Baron Hanson sat in the spacious Bank of America lobby downtown last week talking to the bank manager and a police officer when the woman quietly approached the counter behind him.

Hanson, principle and lead consultant for RedBaron Consulting, had called police April 7 immediately after he discovered someone stole a checkbook out of his Majestic Square office and already had cashed two of the checks.

He was answering the officer's questions the next day when, unbeknownst to him, the bank teller behind him noticed something odd about the woman trying to cash one of his company's checks for $360.

The teller, a 40-year bank veteran, checked the signature on the check against Hanson's signature card online. The signature didn't match.

The teller snatched up the check and the ID and the woman casually turned and headed down the long hallway toward the door.

The teller yelled to the bank manager and the officer standing next to Hanson. The manager, the officer, the teller and Hanson all followed her out the door. Hanson said he watched as the woman walked down the street as if nothing had happened. She was quickly confronted by the officer jogging behind her, Hanson said.

"It happened so quickly. She was right there in the bank," Hanson said Tuesday. "We were all just so completely surprised."

Hanson suspected from the beginning he was the victim of a fraudulent check ring, a suspicion confirmed when he later watched footage from a security camera inside his office and saw a man digging through his desk for a couple of minutes.

Authorities say check fraud rings are common: the same teller at Bank of America caught someone else presenting a forged check in an unrelated case later that day.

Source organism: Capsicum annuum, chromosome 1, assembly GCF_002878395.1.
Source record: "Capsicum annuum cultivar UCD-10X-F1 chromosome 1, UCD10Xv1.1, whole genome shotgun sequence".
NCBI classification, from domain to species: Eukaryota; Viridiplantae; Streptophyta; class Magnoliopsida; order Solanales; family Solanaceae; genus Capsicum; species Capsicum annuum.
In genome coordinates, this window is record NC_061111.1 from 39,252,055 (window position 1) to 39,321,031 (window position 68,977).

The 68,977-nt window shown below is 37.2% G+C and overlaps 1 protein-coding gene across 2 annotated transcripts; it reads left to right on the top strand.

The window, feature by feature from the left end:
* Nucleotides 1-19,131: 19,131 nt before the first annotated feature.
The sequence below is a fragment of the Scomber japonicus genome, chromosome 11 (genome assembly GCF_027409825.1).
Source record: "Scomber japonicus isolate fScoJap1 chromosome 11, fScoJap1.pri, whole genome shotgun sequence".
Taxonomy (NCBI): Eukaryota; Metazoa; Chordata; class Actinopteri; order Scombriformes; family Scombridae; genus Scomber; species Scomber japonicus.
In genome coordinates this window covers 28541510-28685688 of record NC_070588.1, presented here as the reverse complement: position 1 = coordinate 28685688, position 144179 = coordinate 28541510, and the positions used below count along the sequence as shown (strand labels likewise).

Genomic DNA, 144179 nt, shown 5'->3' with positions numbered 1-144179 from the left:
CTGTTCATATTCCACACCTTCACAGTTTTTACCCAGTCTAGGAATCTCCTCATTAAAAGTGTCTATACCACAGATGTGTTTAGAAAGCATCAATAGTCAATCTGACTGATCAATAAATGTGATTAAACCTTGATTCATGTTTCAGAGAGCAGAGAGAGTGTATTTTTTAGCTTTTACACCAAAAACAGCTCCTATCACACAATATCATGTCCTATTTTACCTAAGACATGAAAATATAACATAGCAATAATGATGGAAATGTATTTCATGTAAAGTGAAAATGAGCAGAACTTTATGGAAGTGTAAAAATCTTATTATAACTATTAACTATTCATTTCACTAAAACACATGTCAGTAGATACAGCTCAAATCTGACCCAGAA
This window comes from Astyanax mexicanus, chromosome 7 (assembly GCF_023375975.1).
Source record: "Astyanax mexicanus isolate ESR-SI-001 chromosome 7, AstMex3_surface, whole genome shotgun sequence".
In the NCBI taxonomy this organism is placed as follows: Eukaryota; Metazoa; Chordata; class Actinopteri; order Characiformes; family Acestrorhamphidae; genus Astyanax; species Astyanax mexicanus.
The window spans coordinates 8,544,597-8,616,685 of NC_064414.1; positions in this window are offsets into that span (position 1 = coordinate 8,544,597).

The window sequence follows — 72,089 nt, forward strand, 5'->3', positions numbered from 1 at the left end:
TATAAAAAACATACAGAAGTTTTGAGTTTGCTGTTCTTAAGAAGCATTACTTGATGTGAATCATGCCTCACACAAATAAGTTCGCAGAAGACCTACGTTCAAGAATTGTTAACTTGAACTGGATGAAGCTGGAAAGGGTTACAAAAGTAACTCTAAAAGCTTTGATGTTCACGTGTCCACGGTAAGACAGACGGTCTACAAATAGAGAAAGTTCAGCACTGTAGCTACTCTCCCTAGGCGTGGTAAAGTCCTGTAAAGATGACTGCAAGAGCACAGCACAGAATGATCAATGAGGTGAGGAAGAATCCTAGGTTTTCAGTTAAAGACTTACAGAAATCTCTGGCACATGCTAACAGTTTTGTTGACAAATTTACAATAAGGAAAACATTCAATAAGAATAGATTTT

Charleston police Sgt. Mike Holmes, a detective with the white-collar crime unit, said thieves bank on the fact that most stolen checks won't be discovered until three to five days later, if not longer. By then, security tapes can be wiped out and memories can fade. Holmes said some thieves will steal checks from the bottom of a checkbook so the theft is not immediately detected.

Holmes and Hanson, whose firm specializes in helping companies with branding, strategy and turnaround management, said it's important to check your bank account online frequently and to keep an eye on your checkbooks.

Hanson said his company was prepared with the right technology in place when thieves targeted them. That, and a little luck, helped lead to a quick arrest.

"The secret to the whole thing is we had online banking, we had security cameras and everyone knew what to do," he said.

Hanson said he couldn't think of a more unlikely scene of a crime than the Majestic Square office building, which he called "one of the most secure, technologically advanced, locked-down buildings in Charleston."

Yet somehow the man walked into the downtown building at 10:54 a.m., slipped through the unlocked door and went through his desk -- bypassing a $250 pen and an iPod -- until he found the checkbook.

"Only the checks were missing so to some extent they knew exactly what they were after," Hanson said.

Hanson said the thieves wrote a total of four checks for $1,440 before the suspect was caught trying to cash a fifth check.

Police charged Fatiha Dickerson, 33, of Charleston with two counts of forgery. No one else has been charged.

"I see it as a successful case," Hanson said. "Everyone did fantastic."

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